Shippers set their rates with 3PLs and are able to budget exactly what they will need from year to year. This can help save them money as market volatility is less likely to affect them. Techno-brokers rely on carriers to spot-bid loads and this can raise the prices considerably. 3PLs also manage and process customer and carrier documents, claims, and most importantly communication. They are responsible for keeping their customers up-to-date with trailer position and delivery status. They also work to keep the carriers aware of any changes regarding the loads.
One of the main drawbacks to using traditional 3PLs, over techno-brokers, is the time it takes to process information. 3PLs are human networks and it takes time to receive, process, and transmit information from shipper to carrier or vice versa. Loads can be booked quickly, but typically 3PLs need more time than techno-brokers would to receive load details, create a tender, find a carrier, and process the tender to the carrier. Sending and receiving tracking data takes 3PLs longer as well. Through human error, 3PLs cannot always instantly reach carriers to provide the needed updates. The techno-brokers do not have this issue since they have standardized automated tracking features. Techno-brokers’ automation can make transferring information much simpler, but using either a 3PL or techno-broker is much more efficient than a shipper working for themselves.
The shippers not working with a techno-broker or trusted 3PL, will spend time calling known carriers or searching for an available truck on a load board such as DAT Solutions. These load boards are improving and can offer several useful features to make the booking process easier. However, shippers are still required to directly interact with the carriers or drivers to book a load. Often, aspects like tracking, accurate contact info, and truck availability are not guaranteed. Following up with proof of delivery can also be challenging.
Carriers benefit from working with 3PLs, over techno-brokers, as well because 3PLs can offer them consistent load volume. They can access a 3PL’s customer base to find loads that work better for their schedules, whereas techno-brokers rely on spot-bidding and cannot guarantee loads. With 3PLs, drivers can work on regular routes and expect specific drive and home times.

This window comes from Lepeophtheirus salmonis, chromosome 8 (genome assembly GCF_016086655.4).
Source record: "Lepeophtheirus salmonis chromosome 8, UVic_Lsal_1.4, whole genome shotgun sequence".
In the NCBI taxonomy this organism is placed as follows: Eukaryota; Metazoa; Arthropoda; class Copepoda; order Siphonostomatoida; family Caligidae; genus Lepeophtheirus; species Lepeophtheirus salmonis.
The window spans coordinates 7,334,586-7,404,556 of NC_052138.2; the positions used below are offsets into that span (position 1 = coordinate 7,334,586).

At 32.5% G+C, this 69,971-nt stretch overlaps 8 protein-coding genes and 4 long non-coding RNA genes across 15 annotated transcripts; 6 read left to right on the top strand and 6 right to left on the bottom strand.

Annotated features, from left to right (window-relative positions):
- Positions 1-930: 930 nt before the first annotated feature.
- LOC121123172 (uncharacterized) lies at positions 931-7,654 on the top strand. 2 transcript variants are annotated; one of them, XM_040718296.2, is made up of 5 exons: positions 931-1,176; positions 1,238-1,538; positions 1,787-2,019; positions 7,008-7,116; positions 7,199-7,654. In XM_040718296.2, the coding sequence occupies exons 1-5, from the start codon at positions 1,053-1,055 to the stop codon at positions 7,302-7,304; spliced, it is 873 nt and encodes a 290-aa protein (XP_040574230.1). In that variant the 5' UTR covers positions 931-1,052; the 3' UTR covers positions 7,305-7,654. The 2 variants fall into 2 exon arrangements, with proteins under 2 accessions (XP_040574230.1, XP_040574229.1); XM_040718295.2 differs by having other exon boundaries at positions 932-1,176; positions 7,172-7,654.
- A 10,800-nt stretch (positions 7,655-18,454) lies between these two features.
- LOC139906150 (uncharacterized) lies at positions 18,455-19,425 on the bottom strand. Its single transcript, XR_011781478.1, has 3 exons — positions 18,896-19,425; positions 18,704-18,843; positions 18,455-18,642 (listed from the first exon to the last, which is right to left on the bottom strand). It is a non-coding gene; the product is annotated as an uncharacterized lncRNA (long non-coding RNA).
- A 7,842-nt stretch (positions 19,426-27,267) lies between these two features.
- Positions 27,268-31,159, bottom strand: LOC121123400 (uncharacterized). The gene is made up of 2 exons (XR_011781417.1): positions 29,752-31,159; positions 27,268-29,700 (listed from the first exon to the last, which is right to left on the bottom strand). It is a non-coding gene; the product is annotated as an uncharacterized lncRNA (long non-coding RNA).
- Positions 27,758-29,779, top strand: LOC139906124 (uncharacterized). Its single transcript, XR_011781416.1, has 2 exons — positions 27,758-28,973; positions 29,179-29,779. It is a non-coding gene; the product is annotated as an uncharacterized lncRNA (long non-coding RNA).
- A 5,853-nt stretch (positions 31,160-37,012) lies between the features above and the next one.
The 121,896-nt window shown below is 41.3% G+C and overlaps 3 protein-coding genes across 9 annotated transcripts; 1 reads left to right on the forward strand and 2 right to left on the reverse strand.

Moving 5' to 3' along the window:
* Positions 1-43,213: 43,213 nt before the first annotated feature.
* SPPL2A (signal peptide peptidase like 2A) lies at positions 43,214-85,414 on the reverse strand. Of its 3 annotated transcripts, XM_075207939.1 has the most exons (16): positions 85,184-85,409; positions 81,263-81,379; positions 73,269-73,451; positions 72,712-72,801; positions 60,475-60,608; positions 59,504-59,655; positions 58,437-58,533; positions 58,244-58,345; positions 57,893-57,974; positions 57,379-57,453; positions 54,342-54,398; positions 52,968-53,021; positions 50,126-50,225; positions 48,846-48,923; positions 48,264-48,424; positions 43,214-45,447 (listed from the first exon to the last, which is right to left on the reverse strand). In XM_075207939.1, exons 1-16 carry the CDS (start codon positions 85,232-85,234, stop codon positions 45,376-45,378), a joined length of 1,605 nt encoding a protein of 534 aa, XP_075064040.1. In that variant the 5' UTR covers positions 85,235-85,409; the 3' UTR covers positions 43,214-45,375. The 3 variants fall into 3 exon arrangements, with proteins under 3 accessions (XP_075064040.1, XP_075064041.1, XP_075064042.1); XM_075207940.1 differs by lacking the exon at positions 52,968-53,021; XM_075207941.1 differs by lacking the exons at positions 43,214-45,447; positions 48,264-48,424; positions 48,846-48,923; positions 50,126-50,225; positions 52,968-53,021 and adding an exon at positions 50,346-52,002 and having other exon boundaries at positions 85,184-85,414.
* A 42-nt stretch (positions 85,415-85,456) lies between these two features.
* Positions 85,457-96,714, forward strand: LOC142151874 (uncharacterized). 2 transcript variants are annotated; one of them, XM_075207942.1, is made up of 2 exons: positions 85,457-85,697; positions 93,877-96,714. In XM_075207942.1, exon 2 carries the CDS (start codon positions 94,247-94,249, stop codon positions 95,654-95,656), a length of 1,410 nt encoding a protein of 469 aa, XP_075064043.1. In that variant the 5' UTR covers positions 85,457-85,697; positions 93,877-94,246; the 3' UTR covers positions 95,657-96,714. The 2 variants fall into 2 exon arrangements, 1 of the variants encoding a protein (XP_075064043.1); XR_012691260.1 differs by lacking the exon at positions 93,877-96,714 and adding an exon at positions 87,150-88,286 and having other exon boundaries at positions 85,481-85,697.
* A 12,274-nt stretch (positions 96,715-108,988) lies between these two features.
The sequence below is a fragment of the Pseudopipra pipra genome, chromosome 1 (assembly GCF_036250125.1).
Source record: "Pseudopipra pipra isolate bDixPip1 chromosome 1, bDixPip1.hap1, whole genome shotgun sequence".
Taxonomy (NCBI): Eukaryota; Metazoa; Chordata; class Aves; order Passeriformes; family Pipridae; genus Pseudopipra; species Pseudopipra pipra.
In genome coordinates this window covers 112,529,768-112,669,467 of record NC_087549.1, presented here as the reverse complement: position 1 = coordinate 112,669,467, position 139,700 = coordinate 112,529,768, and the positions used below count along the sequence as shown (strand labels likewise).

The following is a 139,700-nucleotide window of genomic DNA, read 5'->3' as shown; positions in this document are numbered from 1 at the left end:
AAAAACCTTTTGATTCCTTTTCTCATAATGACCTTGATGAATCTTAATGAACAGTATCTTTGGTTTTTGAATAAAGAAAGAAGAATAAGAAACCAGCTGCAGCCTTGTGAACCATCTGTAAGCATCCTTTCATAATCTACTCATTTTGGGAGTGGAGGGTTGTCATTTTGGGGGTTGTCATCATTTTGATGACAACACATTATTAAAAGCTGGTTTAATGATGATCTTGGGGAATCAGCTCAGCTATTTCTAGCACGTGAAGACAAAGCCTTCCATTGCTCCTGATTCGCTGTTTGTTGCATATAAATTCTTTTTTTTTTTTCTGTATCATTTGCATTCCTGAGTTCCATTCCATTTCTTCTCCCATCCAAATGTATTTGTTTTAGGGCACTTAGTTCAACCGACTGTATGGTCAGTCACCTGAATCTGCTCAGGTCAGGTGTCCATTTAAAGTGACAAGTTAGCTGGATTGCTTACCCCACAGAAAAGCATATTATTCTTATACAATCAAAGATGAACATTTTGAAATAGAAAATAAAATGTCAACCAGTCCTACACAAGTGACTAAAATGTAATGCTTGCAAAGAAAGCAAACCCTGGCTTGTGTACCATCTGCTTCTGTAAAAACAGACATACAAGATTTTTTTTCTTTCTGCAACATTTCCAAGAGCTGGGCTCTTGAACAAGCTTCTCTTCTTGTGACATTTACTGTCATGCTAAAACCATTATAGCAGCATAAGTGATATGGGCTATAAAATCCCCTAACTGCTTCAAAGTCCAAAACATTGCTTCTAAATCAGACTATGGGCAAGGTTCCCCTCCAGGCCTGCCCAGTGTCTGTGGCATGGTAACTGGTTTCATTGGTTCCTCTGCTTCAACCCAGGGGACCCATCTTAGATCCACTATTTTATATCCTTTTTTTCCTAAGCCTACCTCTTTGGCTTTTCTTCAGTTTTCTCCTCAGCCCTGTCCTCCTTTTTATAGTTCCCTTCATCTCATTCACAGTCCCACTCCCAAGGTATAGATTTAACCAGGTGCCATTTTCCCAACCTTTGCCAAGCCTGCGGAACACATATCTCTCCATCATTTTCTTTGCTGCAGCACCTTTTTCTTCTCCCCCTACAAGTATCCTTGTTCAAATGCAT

Carriers can benefit from both 3PLs and techno-brokers for shipper and receiver contact information, addresses, and other necessary load details.
Smaller carrier companies and owner-operators working alone can also experience difficulty with the current process. They can spend vast amounts of time looking on load boards for open loads and often deal with outdated information. Some carriers are able to be added to a shipper’s network and make multiple round-trips a week but most carriers cannot. Not being able to consistently maintain high volumes of freight can leave drivers stranded at times. Carriers also face last minute load changes, cancellations, and delays in payment.
So, where is the industry heading? It is evident that techno-brokers have a lot to offer the future of logistics management. Their automated system approach can help alleviate the manpower shortage that the industry faces and eliminate many of the hassles shippers and carriers often have with one another. They present an edge over traditional 3PLs with their speed and efficiency booking loads, and the convenience they offer with direct pricing and automatic pay schedules. But techno-brokers lack the depth of trusted carriers and the pricing model traditional 3PLs provide. Also, techno-brokers are also not able to offer the consistent load volume traditional 3PLs can. So – are techno-brokers the way of the future?